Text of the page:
Invariably, their “voice” becomes more and more distinct, and often, it changes quite a bit from when I first started writing them. In that case, I have to go back and tweak their earlier dialogue to make it sound like it’s the same person.
This is not to say that I let the characters evolve any old way: like a gardener that winds a vine up a trellis, I’ll point them in certain directions, or establish what they *wouldn’t* say.
For example, Juanita, the mother to the titular girls of my novel Dragontamer’s Daughters, is educated and of noble birth: she has an extensive vocabulary, and rarely, if ever, uses contractions in her speech.
The Rottweiler Jake in Lost Dogs has had his tail docked, which limits his ability to “speak” (the dogs in my novel mostly communicate non-verbally), so when he does “talk” (which isn’t often), it’s in simple words and short sentences.
Also, these two methods I use are not mutually exclusive. Sometimes I’ll start off with an idea of what actor I would cast to play a character, and over time, that character’s voice changes. Sometimes, I’ll “cast” a voice that’s already evolving to give it some guidance.
For my latest book, This Wasted Land (to be published in 2018), my feisty teenage heroine Alyx is prone to using lots of slang, foul language, and starting sentences and questions with “So” (as in, “So, what’s the deal with that douchebag?”).
She’ll arbitrarily drop verbs, nouns, or articles. Sometimes, she speaks in very short sentences, sometimes in run-ons, especially when she’s under extreme stress. I didn’t set out having Alyx speak in a particular way: her “voice” just flows out of me like that. Here’s a scene early in the book, when she’s riding her motorcycle with her boyfriend Sam, and they come upon a traffic jam.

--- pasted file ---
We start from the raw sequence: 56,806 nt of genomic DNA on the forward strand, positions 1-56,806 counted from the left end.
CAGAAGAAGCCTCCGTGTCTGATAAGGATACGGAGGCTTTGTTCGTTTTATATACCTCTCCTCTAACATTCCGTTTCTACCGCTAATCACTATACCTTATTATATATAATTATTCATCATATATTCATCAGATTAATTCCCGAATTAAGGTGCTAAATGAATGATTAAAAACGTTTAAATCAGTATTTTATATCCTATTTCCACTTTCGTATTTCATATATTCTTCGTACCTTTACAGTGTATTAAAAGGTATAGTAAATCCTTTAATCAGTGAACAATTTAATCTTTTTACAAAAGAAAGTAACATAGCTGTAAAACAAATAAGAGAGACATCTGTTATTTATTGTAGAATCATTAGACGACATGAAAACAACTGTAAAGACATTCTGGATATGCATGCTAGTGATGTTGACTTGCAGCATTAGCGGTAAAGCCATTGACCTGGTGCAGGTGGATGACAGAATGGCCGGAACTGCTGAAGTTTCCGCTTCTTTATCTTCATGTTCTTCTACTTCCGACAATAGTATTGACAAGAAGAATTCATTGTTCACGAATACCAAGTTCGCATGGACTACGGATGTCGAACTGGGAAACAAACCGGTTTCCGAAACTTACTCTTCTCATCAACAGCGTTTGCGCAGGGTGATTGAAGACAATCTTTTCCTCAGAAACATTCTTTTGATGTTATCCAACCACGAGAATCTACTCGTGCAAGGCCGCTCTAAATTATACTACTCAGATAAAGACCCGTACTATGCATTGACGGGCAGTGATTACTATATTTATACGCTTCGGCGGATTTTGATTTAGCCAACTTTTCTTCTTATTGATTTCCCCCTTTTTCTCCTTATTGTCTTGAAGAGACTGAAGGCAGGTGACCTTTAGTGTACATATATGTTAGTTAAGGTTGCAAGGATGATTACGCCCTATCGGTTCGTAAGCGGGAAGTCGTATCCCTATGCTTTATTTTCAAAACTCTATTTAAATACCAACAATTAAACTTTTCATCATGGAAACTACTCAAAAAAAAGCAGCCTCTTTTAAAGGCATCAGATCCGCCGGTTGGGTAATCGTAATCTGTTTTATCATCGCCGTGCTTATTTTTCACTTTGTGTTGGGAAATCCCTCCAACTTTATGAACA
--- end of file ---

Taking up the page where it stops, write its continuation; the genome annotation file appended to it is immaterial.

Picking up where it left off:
A semi lying on its side across both lanes. Blue and red lights: cops, fire trucks, EMT ambulance. Cars backed up in front of us. I go through the gears, slow down, drift onto the shoulder. Maryland state trooper up there by the wreck sees me, shakes his head, waves for me to get back onto the road. I brake, stop, shrug, point past the truck. He shakes his head again, mouths No, waves me back, more insistent this time. Another asshole, just like all the Maryland state troopers. I give him the finger, then pull back in behind a black Dodge Avenger.
Soon after, Sam is snatched by a witch, who carries him off to another world, a cold, gray wasteland. Alyx follows, and meets Mike Fernandez. With his sarcastic tone and “me-first” attitude, he starts off a lot like Sawyer from the TV show Lost. Underneath Mike’s gruff, abrasive exterior was a cold, prickly interior:
As he comes to know Alyx, he takes on more a protective, parental tone, similar to Logan as portrayed by Hugh Jackman. His exterior hasn’t changed, but his interior isn’t so cold in later chapters. He’s still a jerk, though.
In the scene below, Alyx has recently met Mike, and is asking him about the strange world she’s found herself in.
The wind comes by, softer this time, a low huuuuuuuuuuuuuuuuuuuuurrrrrhhhh that only swirls the dust. But it’s cold and makes me shiver. “Does where we are—this world, whatever it is—have a name?”
“Not that I know of.”
“How’d you get here?”
“Has your boyfriend ever told you that you run your mouth a lot?”
“No. Usually he talks more than me.”
“Christ on a stick. You two must be quite the couple.”
“And he’s smart.”
“I can’t possibly care any less.”
“Then why are you helping me find him?”
“I’m not. I’m letting you tag along so that when the next monster tries to eat me, I can push you in front of it and run like hell the other way.”
“What makes you think I’m joking?”
“You wouldn’t really do that.”
“Yeah, I would.”
“Then why did you tell me? Now I know what your plan is.”
“I told you so that you’d think I wouldn’t do it, because I told you I would.”